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Gamescom: Day Three

August 17, 2012

The things I like about Cologne include: the large number of bicycles ridden throughout the city, which features a positively continental proportion of curved cruiser handlebars, the clattering of loaded freight trains as they pass over the Rhine and into the night, and the thick, urgent downpour of rain which seems to hit the city every evening, and is gone again so quickly that it might be just a very efficient way of cleaning up.

In contrast the list of things I don’t like includes: the refusal of both my colleagues in this nightly game of “sit by a window and upload video files very slowly” to adopt my suggested German slang term “Michael” when talking about memory s(ch)ticks (not strictly Cologne’s fault) and our taxi driver from today, who invited us to stare at a girl in tight denim shorts before sliding with cliché-lubed grace into a remark about how many black people there are in England. I suspect he doesn’t ride a cruiser. I suspect he rides a flaming cross with “I am a shitwheel dickeating racist” written on it.

Talking of racism, today we interviewed Warren Spector, who’s at the show with Disney showcase Epic Mickey, and for a very brief period of time I considered asking him if he’d thought about making the crows from Dumbo into a swooping, taunting, white supremacist boss battle. He’d be able to do this on the grounds that Epic Mickey is a device through which to trawl the Disney archive – it features a world called the Wasteland filled with forgotten works and characters, a canonical fictionalisation of Disney’s industrial and creative evolution that I find fascinating. Of course he wouldn’t do it, because he’s not a lunatic.

Listening to Spector speak is a pleasure. He’s both affable and shrewd, making him one of those rare people that it’s quite nice to be patronised by. My second favourite thing that anyone said today was his reply when asked which Disney movie he enjoys the most. ”That’s an easy question to ask and a hard one to answer,” he said, which we totally deserved because half of Europe has already asked him the same thing, twice. It doesn’t beat my favourite thing said today, though, which was Beyond director David Cage explaining his philosophy of game design, emphatic French accent wrapping around each syllable for barely sustainable conceptual torque: “I care about what people are doing with their minds,” he said, tapping his temples,”not what they’re doing with their thumbs.”

Having uttered the most singularly David Cage-ish thing of all time Cage went on to prove he had a sense of humour by admitting that at this point Quantic Dreams probably has the technical resources to create a virtual porn film starring Ellen Page. Even more than wondering who would dub such a performance (I’ve passed David my card) what I was thinking during his presentation was the actually fairly obvious thought that productions like Beyond and The Last Of Us are finally answering the question raised implicitly by Dragon’s Lair and early 1990s Siliwood – “How can we make interactive films that aren’t a crock of shit?” And the answer is “By spending millions of dollars to painstakingly subsume human performers into a virtual world and even then we sometimes get the mouths wrong,” which probably wouldn’t be of much comfort to those early pioneers, though thinking about Ellen Page all nude and digital and speaking with my voice just might be.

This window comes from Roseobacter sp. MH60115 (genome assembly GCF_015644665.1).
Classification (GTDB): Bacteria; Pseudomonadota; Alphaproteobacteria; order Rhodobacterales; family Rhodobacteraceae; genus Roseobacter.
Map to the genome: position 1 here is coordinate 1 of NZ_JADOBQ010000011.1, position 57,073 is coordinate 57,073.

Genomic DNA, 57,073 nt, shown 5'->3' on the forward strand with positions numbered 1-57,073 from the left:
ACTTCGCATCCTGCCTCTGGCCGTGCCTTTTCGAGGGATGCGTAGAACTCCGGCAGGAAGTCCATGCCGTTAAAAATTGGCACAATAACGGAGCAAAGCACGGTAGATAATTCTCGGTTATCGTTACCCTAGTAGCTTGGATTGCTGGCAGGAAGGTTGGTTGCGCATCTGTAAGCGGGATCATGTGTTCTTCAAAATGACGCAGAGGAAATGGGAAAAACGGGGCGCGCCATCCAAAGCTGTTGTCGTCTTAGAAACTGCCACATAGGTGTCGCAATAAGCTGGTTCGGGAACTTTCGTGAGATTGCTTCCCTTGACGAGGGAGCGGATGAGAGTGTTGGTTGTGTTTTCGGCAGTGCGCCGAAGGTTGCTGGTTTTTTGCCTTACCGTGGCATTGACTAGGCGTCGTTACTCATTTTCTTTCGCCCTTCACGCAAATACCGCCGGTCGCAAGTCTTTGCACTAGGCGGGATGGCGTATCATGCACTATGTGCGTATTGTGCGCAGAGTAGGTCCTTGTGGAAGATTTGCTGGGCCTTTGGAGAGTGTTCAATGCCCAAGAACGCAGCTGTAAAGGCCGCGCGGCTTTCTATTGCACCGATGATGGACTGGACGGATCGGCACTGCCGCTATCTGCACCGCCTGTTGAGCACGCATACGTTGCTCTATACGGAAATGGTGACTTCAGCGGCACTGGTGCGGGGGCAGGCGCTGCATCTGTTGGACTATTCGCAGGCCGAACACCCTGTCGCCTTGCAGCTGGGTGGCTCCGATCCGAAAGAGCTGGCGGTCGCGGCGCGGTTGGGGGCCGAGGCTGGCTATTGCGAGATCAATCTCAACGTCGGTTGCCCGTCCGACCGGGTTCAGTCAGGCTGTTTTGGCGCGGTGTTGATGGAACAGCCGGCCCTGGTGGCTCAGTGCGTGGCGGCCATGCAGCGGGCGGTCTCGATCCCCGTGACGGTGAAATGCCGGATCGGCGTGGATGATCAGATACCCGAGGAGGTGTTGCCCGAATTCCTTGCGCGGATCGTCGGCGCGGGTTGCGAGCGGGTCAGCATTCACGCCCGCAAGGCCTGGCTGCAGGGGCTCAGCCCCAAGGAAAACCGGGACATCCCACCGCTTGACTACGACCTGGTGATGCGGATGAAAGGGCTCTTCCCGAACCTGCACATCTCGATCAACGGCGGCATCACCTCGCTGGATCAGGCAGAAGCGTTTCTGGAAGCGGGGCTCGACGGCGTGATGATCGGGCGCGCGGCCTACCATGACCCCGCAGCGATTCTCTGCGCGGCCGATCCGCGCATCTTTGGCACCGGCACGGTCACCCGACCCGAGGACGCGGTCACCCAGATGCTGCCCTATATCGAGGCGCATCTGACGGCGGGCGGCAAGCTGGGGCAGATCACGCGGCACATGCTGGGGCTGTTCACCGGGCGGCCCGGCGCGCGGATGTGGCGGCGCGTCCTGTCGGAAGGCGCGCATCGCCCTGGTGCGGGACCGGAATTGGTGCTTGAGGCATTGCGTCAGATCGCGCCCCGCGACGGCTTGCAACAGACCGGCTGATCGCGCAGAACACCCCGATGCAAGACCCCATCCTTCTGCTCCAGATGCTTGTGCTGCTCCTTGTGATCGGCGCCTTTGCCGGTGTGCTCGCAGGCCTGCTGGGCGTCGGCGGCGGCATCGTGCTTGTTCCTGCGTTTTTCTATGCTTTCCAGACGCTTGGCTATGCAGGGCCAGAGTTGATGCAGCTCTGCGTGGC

Really the most remarkable thing about Gamescom day three is that it was the first day open to the public, which means the show floor became a sea of bodies apparently programmed to stop at random and look at their fucking shoes. The ludicrousness of the whole enterprise was summed up this morning as the doors were about to open for the first time, with our cameras trained on hundreds of visitors behind a barrier who were looking back at us with their own cameras, an empty note of imagined significance bouncing infinitely back and forth.

My usual distraught cynicism has mostly been tempered during Gamescom by how much I’ve enjoyed Cologne and my boundless enthusiasm for cruiser handlebars. But the agitated eagerness physically bubbling just under the surface of so many of the public attending the show makes me feel wretched. Today the first man through the doors following an anticlimactic countdown (chanted uproariously by the crowd, but followed by an orderly trickle of ones and twos through the show’s rigid turnstile gates) walked briskly past the first of the Kolnmesse’s giant exhibition halls, unable to stop himself breaking into a nervous run as he turned a corner onto the main concourse, and gathered pace until he was sprinting through the PlayStation area and finally to the huge white walls of the Assassin’s Creed III booth. He hurried up and down the swerving queue track and finally settled into place under a sign which read “60 minutes from this point,” behind a pack of trade visitors who’d snuck in early.

The worst thing was he didn’t look sad, he just pulled out his camera and started filming again. It might be because it’s half three in the morning and there’s still half a gig to upload and I’ve slept for seven hours out of the last 48, but it hit me with a thud and it might be the worst thing I’ve ever seen.

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